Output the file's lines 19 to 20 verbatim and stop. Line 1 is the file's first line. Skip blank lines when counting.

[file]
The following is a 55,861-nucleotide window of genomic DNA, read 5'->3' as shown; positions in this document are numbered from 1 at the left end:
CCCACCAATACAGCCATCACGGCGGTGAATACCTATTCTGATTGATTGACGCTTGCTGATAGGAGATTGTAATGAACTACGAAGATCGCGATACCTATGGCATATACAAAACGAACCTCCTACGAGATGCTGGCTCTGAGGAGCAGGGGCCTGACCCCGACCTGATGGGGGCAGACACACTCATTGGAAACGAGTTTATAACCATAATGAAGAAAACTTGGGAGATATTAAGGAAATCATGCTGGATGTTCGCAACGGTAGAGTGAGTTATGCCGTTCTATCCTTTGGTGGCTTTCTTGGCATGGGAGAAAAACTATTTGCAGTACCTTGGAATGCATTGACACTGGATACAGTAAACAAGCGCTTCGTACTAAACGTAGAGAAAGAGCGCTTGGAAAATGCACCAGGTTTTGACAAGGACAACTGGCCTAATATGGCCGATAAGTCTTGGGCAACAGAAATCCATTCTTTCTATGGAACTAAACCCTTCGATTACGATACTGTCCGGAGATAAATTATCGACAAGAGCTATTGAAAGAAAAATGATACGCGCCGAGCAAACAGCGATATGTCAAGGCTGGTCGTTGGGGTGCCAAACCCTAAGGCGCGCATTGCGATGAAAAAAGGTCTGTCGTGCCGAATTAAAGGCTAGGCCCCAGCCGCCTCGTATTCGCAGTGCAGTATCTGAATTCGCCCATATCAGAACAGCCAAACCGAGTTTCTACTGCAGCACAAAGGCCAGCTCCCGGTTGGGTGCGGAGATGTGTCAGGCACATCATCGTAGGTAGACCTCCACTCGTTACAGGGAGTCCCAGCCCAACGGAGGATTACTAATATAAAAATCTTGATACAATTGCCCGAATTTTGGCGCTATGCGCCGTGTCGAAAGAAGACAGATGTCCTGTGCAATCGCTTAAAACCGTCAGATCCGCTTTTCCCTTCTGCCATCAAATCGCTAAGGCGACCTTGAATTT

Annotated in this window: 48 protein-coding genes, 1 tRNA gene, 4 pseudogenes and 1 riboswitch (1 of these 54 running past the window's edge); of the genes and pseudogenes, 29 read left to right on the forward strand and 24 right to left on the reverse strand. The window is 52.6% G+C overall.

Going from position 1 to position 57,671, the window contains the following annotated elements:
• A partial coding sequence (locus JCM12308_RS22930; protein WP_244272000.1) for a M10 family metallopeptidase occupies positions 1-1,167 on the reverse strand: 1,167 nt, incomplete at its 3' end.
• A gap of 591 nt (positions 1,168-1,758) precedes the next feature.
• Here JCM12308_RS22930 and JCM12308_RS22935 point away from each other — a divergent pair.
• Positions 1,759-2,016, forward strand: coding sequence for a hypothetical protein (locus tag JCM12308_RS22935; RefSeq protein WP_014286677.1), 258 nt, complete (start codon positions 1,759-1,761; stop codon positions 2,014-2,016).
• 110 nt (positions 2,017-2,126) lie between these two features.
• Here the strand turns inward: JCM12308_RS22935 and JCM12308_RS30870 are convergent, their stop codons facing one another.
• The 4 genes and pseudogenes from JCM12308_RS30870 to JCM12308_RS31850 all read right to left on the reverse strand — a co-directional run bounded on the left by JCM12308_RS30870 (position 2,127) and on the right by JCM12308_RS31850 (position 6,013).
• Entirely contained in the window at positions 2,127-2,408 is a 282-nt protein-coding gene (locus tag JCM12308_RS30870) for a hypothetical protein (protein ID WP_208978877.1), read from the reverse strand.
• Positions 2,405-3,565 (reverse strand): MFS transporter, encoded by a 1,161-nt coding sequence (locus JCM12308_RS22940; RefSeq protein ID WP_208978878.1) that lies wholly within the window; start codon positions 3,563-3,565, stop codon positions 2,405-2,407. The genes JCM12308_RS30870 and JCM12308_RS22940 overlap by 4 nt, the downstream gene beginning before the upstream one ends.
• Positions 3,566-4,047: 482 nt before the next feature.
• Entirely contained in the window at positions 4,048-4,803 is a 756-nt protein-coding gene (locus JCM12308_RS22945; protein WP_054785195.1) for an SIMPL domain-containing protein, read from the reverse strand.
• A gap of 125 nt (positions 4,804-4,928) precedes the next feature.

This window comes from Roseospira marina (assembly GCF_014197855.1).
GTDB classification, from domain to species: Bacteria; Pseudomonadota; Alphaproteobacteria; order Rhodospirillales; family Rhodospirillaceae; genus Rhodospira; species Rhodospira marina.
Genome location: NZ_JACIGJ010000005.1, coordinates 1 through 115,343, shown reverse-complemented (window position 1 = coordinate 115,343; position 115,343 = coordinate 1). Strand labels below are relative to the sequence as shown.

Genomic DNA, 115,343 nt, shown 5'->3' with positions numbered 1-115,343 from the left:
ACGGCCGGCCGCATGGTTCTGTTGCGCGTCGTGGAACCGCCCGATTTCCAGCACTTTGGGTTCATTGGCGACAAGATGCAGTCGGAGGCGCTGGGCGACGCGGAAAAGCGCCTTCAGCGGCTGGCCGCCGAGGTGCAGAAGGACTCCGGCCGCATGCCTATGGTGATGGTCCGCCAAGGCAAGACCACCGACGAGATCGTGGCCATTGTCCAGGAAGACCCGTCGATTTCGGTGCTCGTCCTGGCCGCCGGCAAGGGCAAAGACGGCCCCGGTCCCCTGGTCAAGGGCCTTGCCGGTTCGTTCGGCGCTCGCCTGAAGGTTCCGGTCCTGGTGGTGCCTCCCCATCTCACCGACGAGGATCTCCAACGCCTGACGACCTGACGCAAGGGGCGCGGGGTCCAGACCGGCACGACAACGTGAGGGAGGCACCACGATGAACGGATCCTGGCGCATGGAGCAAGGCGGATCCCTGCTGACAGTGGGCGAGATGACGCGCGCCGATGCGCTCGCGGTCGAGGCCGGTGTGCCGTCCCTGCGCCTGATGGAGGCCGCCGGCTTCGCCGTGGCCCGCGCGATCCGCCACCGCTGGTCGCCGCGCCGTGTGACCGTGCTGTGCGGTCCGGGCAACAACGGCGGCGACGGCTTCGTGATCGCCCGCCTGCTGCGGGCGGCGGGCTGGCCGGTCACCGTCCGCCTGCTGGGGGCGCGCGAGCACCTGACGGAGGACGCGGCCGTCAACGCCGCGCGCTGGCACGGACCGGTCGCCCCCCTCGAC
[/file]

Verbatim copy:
Genome location: NZ_JACIGJ010000005.1, coordinates 1 through 115,343, shown reverse-complemented (window position 1 = coordinate 115,343; position 115,343 = coordinate 1). Strand labels below are relative to the sequence as shown.

Genomic DNA, 115,343 nt, shown 5'->3' with positions numbered 1-115,343 from the left: